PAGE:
In a plant cell, the cell wall is freely permeable to water and other smaller substances, the cell membrane is semi-permeable to oxygen, carbon dioxide, ions and water. The cell membrane together with the vacuolar membrane determines the movement of the molecules inside and outside the plant cell. The vacuolar sap in the vacuole contributes to the solute potential of the plant cell.
The diffusion of water across a semi-permeable membrane from high concentration of water (or low solute concentration) to low concentration of water (or high solute concentration) is called osmosis. The net direction and rate of osmosis depends on two factors: concentration gradient and pressure gradient. If two solutions are put into a chamber separated by a semi-permeable membrane, water will move from the region of the higher concentration gradient to the region of the lower concentration gradient until equilibrium is reached. At equilibrium, both chambers will have the same water potential. The potential of water molecules to move from a hypotonic solution to a hypertonic solution across a semi-permeable membrane is called osmotic potential.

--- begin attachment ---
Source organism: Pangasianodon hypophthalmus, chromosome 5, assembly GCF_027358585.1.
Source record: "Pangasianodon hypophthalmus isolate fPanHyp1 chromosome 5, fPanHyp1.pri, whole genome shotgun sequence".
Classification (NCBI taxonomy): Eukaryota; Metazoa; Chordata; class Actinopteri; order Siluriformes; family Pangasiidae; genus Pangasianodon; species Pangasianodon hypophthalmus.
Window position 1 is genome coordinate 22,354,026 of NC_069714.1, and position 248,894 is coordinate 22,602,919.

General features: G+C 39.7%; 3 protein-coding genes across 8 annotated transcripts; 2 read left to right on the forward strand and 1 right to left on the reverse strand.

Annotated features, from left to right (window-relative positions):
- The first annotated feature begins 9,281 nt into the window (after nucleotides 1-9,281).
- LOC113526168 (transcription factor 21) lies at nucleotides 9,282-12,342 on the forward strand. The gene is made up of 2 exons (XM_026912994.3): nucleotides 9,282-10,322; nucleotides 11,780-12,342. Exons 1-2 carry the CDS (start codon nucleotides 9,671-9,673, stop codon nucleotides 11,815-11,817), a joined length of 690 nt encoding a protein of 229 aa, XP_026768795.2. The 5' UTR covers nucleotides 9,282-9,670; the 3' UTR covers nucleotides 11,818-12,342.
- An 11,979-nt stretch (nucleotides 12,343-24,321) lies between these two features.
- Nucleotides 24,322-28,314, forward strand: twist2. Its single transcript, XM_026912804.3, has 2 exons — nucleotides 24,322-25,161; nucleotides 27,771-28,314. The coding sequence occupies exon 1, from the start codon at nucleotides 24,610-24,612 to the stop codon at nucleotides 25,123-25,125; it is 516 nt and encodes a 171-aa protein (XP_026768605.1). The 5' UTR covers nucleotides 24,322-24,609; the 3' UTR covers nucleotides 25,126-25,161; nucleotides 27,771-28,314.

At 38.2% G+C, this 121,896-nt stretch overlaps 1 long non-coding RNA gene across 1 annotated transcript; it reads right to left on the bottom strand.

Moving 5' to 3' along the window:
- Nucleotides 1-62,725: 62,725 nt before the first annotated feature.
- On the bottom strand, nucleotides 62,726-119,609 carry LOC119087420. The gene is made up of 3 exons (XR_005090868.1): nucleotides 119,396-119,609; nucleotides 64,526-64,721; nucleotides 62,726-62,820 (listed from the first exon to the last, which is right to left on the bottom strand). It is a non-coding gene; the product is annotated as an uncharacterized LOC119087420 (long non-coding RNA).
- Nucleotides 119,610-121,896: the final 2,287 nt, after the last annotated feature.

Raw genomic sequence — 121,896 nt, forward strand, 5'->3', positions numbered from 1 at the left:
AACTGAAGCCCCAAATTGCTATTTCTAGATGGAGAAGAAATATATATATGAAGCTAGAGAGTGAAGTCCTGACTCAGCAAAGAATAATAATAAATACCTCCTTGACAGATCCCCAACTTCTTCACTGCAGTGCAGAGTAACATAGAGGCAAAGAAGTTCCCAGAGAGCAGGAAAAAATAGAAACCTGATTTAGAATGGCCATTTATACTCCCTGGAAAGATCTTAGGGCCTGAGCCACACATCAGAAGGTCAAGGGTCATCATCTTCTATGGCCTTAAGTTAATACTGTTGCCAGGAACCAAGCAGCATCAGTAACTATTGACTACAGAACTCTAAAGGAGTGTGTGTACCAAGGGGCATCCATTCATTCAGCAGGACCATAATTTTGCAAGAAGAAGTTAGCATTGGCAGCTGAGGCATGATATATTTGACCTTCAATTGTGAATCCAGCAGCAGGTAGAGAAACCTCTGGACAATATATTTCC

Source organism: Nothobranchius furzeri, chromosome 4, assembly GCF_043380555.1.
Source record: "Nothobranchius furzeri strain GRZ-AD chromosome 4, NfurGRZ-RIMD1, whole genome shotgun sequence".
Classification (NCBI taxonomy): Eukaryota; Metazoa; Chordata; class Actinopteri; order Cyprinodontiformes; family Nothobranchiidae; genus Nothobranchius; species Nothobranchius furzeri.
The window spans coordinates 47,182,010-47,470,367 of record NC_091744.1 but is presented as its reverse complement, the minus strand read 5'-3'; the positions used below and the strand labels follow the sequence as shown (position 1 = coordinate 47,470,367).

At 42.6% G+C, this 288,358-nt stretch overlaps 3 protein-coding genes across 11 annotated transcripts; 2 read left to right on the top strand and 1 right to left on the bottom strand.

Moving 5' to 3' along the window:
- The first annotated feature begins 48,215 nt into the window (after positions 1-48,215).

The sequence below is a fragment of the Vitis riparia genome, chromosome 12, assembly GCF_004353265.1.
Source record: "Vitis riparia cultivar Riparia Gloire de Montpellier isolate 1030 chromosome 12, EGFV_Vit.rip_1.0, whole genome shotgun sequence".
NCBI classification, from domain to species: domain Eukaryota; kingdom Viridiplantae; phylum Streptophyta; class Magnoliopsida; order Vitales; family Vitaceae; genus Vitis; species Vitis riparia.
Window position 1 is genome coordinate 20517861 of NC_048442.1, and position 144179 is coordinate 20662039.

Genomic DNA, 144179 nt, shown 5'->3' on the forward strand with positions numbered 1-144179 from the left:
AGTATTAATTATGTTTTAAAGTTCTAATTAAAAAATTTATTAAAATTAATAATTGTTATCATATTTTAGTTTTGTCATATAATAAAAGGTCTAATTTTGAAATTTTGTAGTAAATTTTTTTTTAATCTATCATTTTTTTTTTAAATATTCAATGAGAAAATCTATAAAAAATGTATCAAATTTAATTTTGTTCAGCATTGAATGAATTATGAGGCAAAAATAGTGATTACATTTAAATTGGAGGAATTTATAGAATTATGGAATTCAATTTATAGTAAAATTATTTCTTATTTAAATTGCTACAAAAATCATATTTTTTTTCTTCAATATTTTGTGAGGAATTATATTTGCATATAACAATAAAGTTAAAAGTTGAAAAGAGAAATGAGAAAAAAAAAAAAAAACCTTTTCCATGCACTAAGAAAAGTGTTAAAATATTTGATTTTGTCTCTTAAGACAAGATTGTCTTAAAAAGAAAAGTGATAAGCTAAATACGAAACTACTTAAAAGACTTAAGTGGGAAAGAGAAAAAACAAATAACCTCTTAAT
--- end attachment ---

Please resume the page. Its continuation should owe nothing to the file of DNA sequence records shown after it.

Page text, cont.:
To demonstrate osmosis, a solution of sucrose in water is put into a funnel and separated from the pure water in a beaker by a semi-permeable membrane. The water being hypotonic will move from the beaker to the funnel containing the hypertonic sugar solution, raising the solution level in the funnel. This water movement will continue until both solutions in the funnel and beaker achieve equilibrium. Now we can apply external pressure to the upper part of the funnel so that no water diffuses from the beaker to the funnel through the membrane. This external pressure that is required to prevent the water from diffusing is known as osmotic pressure.
Osmotic pressure is a function of solute concentration. The higher the solute concentration, the more the diffusion of water. Therefore, more osmotic pressure will be required to stop the entry of water molecules into the solution.
The water potential is equal to its solute potential for a solution that is at atmospheric pressure. Unlike osmotic potential, which is negative, osmotic pressure is a positive pressure. However, numerically, osmotic pressure is equal to osmotic potential, only their signs differ.